REACH Storyletter: #liberationispossible

June 5, 2020

Volume 1

Welcome to the REACH StoryLetter. Each month we will bring you one interview from a REACH grantee, donor or team member with a deep dive into an area of their work in racial equity. We will also share articles, podcasts and reports that the REACH team are engaging with in an effort to continue to inform our collective conversation on racial equity.

A Letter from Ain

We are living through a highly critical inflection point in our nation’s history. Over the last few months, we’ve witnessed the unprecedented and disproportionate health and economic impacts of COVID on Black, Indigenous and Latinx communities. Today, we’re seeing a global rebellion calling for an end to anti-Black racism and police brutality. This moment forcefully and unequivocally confirms the urgency and the importance of our collective REACH intention to accelerate change through racial equity.

If we are to transform the deep and often fatal disparities flourishing within each and every one of our American systems, including our own organizations, then we must confront and shift the status quo within ourselves, our roles, our communities and our institutions.

This inaugural StoryLetter, provides us with the opportunity to delve into practices— daily, moment by moment practices—that can help us do just that.

In power,

Ain Bailey, REACH Program Officer

#liberationispossible

Meet Bari Katz and Tanya Williams—the people behind the consulting practices Bari Katz, Inc. and Authentic Coaching and Consulting and Borealis REACH Fund grantee partners. Their approach as a team is to create programming that incrementally increases awareness of white supremacy and encourages structural shifts to dismantle racism within individuals, teams, and organizations.

Bari and Tanya discuss how they apply a framework of liberatory consciousness in their coaching and consulting work, lessons they have learned, and what they would recommend to consultants interested in operationalizing this framework.

What brings you to your work?

Bari: I am committed to doing work that creates space and allows people to explore their own identities, whether that is one-on-one coaching, facilitating workshops for small and large groups or teaching. For me specifically, I do a lot of work with white folks around understanding our own privilege and the dynamics of oppression are both perpetuated by us, and also harm us and continue to rob us of our own humanity in our relationships with and toward others.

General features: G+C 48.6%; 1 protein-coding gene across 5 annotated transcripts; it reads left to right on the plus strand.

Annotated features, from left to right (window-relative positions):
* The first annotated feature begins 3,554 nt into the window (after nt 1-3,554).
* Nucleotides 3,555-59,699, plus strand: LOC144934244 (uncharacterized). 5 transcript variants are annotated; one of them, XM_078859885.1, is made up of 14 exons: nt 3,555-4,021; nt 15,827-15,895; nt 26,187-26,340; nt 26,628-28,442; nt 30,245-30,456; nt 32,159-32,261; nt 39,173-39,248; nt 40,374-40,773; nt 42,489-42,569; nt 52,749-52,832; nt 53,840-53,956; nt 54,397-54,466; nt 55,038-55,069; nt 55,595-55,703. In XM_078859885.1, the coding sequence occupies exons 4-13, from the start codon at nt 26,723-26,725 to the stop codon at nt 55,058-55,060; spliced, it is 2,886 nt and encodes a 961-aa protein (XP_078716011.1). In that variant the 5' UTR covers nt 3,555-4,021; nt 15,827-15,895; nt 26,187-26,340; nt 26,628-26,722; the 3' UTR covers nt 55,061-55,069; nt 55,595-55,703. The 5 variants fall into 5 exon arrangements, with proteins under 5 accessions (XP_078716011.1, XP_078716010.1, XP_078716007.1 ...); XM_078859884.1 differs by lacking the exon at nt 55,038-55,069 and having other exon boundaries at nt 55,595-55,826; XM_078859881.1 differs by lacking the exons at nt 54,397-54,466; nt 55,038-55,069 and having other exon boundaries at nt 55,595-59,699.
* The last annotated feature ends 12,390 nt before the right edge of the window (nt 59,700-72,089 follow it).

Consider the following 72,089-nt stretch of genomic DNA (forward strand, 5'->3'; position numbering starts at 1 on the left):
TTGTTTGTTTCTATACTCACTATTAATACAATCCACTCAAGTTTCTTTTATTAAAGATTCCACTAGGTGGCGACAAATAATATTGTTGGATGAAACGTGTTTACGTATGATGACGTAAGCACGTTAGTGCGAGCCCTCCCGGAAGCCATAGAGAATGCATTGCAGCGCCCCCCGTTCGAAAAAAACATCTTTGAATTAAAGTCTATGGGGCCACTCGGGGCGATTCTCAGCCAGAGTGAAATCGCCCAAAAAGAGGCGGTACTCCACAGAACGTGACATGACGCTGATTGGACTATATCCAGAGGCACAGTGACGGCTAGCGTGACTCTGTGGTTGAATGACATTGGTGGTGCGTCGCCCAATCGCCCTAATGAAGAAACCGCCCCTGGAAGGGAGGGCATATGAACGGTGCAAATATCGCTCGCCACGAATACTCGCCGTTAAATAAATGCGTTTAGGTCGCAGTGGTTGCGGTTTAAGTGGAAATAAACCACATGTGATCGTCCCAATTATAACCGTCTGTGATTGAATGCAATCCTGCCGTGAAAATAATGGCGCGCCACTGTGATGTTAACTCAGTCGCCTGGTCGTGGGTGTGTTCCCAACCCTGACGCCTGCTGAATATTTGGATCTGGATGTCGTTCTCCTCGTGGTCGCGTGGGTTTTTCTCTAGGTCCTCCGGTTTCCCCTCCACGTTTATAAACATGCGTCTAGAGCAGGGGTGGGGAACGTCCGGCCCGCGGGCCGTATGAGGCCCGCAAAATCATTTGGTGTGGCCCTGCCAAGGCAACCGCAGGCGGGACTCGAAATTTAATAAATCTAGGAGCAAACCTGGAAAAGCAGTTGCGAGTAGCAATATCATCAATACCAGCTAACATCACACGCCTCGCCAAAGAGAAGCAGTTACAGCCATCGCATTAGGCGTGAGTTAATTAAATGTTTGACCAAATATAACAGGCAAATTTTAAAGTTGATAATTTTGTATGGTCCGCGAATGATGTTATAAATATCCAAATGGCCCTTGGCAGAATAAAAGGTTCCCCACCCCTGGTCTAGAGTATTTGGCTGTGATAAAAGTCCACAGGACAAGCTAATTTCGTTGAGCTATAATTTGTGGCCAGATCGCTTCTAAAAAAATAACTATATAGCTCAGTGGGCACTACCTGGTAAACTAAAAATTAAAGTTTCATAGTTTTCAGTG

Tanya: My work is connected to helping people think about identity and power, and understanding the ways that systems and power are created, and how we still live them. I am most committed to liberation. It gives me a particular lens to see any of the work that we do is about power.

Can you tell us about the framework that you apply in your practice: liberatory consciousness?

Tanya: I first want to name that we did not create this. Dr. Barbara Love wrote an article in Readings for Diversity and Social Justice, and all of the work that we do is from the framework of liberatory consciousness that she came up with: awareness, analysis, action, and allyship:

“A way of living in a world characterized by oppressive systems with awareness and intentionality.  It enables us to maintain an awareness of the dynamics of oppression without giving into despair and hopelessness and an awareness of the roles played by each individual in the maintenance of that system without blaming them for the roles they play.  And it enables humans to live outside the patterns of thought and behavior learned through an oppressive socialization process to support us in being intentional about our role in working toward transformation.” – Dr. Barbara Love, Developing a Liberatory Consciousness

How did you operationalize this framework?

Bari: We asked ourselves, if liberatory consciousness is what we’re moving toward, then what do we have now? The conversation yielded this concept of oppressive consciousness.

I think talking about liberatory consciousness can make people feel like it’s really out of reach. Instead, if we could start with an awareness of the kind of consciousness we have now, and move intentionally toward a different system, we find ourselves in, and root ourselves in  a system built instead around liberation.

What does it look like to know that we have all been indoctrinated in our minds, hearts, and bodies in a way that is really about power, harm, and exclusivity? It is more accessible for people to think: Okay, this is the system in which I operate, but I get to choose how I think and see. I can intentionally act from a different place than what the system has taught me about where I’ve been situated within this power structure that’s inherently both unequal and completely inequitable.

This is systems work, because any shift in an individual is working to break apart the system. But it’s really about allowing people to change things in their daily lives internally. It’s constantly noticing: “I just walked by somebody on the street and a thought popped into my head.  Where did that come from?” Naming a biased thought, and then being able to unpack where that’s coming from.

Tanya: I want everybody to live like that because I know the world will be better. And it’s not short work, it’s not light work. I think the work that Bari and I are trying to do within organizations is to help individuals in organizations understand that there are moment by moment things and ways of seeing the work that you do that moves us towards a liberatory consciousness that will help support a movement in the system of equity that we’re trying to build.

What are you learning as you operationalize liberatory consciousness in your work?